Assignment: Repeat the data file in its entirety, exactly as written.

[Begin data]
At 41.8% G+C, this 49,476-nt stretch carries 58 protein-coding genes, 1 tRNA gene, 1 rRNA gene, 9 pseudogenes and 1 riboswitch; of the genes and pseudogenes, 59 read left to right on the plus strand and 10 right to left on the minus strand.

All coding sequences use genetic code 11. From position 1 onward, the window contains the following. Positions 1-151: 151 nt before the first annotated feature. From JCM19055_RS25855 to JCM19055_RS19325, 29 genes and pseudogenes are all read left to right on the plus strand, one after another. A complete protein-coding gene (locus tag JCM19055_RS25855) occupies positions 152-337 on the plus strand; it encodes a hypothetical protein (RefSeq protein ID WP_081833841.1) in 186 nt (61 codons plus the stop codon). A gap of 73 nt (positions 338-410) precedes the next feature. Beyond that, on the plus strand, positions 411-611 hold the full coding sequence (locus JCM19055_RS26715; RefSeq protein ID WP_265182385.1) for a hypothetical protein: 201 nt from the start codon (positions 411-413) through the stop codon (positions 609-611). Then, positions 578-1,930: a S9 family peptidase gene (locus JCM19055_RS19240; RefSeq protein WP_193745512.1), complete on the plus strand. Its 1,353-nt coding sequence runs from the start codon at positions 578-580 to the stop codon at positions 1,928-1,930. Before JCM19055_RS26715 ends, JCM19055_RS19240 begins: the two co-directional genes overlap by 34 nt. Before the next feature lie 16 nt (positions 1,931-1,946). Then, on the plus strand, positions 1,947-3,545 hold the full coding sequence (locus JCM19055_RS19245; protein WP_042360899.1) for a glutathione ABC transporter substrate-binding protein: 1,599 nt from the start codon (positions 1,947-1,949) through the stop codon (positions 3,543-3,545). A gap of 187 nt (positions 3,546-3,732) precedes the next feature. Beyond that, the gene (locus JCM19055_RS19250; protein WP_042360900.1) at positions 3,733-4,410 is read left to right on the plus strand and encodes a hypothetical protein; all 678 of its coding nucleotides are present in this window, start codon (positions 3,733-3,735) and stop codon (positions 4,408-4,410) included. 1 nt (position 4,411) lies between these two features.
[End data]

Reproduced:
At 41.8% G+C, this 49,476-nt stretch carries 58 protein-coding genes, 1 tRNA gene, 1 rRNA gene, 9 pseudogenes and 1 riboswitch; of the genes and pseudogenes, 59 read left to right on the plus strand and 10 right to left on the minus strand.

All coding sequences use genetic code 11. From position 1 onward, the window contains the following. Positions 1-151: 151 nt before the first annotated feature. From JCM19055_RS25855 to JCM19055_RS19325, 29 genes and pseudogenes are all read left to right on the plus strand, one after another. A complete protein-coding gene (locus tag JCM19055_RS25855) occupies positions 152-337 on the plus strand; it encodes a hypothetical protein (RefSeq protein ID WP_081833841.1) in 186 nt (61 codons plus the stop codon). A gap of 73 nt (positions 338-410) precedes the next feature. Beyond that, on the plus strand, positions 411-611 hold the full coding sequence (locus JCM19055_RS26715; RefSeq protein ID WP_265182385.1) for a hypothetical protein: 201 nt from the start codon (positions 411-413) through the stop codon (positions 609-611). Then, positions 578-1,930: a S9 family peptidase gene (locus JCM19055_RS19240; RefSeq protein WP_193745512.1), complete on the plus strand. Its 1,353-nt coding sequence runs from the start codon at positions 578-580 to the stop codon at positions 1,928-1,930. Before JCM19055_RS26715 ends, JCM19055_RS19240 begins: the two co-directional genes overlap by 34 nt. Before the next feature lie 16 nt (positions 1,931-1,946). Then, on the plus strand, positions 1,947-3,545 hold the full coding sequence (locus JCM19055_RS19245; protein WP_042360899.1) for a glutathione ABC transporter substrate-binding protein: 1,599 nt from the start codon (positions 1,947-1,949) through the stop codon (positions 3,543-3,545). A gap of 187 nt (positions 3,546-3,732) precedes the next feature. Beyond that, the gene (locus JCM19055_RS19250; protein WP_042360900.1) at positions 3,733-4,410 is read left to right on the plus strand and encodes a hypothetical protein; all 678 of its coding nucleotides are present in this window, start codon (positions 3,733-3,735) and stop codon (positions 4,408-4,410) included. 1 nt (position 4,411) lies between these two features.